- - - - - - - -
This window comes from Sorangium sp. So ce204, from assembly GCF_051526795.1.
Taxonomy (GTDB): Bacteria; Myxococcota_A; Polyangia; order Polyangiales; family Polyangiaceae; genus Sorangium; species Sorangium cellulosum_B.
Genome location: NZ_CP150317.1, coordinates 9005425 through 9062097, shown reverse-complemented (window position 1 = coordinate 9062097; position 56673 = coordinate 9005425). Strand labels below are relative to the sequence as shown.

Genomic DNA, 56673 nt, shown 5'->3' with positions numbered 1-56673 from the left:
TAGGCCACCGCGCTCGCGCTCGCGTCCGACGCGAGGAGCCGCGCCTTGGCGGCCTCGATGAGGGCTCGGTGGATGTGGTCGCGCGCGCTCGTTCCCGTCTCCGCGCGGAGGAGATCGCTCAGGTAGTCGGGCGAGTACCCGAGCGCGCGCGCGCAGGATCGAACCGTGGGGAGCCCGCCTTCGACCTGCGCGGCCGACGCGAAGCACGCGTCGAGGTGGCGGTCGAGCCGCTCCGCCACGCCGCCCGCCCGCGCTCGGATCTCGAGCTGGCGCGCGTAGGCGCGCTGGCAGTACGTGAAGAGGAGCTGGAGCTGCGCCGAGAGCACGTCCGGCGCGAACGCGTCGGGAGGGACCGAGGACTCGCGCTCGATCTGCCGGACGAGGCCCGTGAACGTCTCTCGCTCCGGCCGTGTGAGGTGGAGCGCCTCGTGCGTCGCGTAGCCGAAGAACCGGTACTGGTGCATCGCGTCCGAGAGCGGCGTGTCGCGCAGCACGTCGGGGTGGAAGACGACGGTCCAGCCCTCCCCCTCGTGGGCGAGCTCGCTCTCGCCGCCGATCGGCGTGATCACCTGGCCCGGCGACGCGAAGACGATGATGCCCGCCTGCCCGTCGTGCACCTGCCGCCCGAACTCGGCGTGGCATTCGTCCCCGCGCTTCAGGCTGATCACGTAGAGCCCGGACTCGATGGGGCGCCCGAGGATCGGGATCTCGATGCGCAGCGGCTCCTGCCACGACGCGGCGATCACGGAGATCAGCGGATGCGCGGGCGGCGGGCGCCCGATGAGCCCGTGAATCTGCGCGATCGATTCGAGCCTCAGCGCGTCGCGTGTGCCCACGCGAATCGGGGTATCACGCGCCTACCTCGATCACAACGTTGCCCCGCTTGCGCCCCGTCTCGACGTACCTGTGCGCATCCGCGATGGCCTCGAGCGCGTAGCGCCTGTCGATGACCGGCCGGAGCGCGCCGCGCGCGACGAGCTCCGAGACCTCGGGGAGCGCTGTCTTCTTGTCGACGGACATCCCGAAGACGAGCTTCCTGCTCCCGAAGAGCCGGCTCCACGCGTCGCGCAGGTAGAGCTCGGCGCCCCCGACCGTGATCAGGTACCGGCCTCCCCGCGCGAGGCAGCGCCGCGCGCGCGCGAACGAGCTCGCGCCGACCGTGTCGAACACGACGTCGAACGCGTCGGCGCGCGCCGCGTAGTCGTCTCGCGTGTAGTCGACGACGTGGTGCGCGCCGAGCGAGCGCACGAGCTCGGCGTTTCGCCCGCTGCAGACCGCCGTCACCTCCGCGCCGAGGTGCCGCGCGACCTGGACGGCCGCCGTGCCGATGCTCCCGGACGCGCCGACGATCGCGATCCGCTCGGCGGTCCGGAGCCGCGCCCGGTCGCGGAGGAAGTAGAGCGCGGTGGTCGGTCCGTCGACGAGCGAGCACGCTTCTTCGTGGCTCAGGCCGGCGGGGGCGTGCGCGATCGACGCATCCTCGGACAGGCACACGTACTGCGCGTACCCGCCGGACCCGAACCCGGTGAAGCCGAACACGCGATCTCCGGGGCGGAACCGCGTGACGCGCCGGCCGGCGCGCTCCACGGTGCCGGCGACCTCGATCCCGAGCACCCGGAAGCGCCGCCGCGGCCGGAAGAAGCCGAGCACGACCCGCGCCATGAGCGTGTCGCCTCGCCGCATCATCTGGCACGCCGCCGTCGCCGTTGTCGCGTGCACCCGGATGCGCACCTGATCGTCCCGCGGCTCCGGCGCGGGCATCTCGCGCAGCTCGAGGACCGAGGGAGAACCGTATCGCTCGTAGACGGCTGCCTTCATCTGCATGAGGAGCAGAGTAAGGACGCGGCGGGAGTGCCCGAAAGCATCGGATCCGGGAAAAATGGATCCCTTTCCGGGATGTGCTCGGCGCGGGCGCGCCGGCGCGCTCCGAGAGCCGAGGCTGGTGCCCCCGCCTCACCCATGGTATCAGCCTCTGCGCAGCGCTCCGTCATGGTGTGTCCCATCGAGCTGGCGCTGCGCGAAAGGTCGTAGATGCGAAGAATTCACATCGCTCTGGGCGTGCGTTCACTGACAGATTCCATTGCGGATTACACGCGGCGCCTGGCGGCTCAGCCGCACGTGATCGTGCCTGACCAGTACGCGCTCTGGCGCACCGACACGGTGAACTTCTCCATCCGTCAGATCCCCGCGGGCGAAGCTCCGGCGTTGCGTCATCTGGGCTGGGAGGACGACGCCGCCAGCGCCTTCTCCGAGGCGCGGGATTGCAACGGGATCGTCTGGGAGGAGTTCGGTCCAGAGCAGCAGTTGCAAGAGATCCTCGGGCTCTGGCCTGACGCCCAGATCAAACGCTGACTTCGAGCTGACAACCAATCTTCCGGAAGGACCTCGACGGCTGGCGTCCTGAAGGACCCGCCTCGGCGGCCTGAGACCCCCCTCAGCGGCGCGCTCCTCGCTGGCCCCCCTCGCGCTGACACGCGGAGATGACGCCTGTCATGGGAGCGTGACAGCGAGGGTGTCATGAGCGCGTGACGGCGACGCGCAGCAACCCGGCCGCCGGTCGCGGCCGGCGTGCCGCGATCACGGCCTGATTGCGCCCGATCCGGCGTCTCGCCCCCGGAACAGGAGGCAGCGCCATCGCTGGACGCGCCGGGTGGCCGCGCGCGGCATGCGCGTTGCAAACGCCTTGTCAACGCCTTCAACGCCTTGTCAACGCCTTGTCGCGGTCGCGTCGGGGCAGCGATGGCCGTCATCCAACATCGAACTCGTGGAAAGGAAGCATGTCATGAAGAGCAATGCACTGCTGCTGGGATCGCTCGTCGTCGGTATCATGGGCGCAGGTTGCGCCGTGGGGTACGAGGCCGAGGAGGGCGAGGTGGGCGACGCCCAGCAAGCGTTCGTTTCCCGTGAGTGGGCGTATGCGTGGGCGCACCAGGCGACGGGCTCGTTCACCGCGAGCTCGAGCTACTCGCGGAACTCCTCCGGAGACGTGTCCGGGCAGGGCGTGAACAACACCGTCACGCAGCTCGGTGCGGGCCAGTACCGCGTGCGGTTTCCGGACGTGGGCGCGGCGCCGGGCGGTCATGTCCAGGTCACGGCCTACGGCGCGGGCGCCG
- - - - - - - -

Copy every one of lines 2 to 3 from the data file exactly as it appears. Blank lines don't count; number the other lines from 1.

Taxonomy (GTDB): Bacteria; Myxococcota_A; Polyangia; order Polyangiales; family Polyangiaceae; genus Sorangium; species Sorangium cellulosum_B.
Genome location: NZ_CP150317.1, coordinates 9005425 through 9062097, shown reverse-complemented (window position 1 = coordinate 9062097; position 56673 = coordinate 9005425). Strand labels below are relative to the sequence as shown.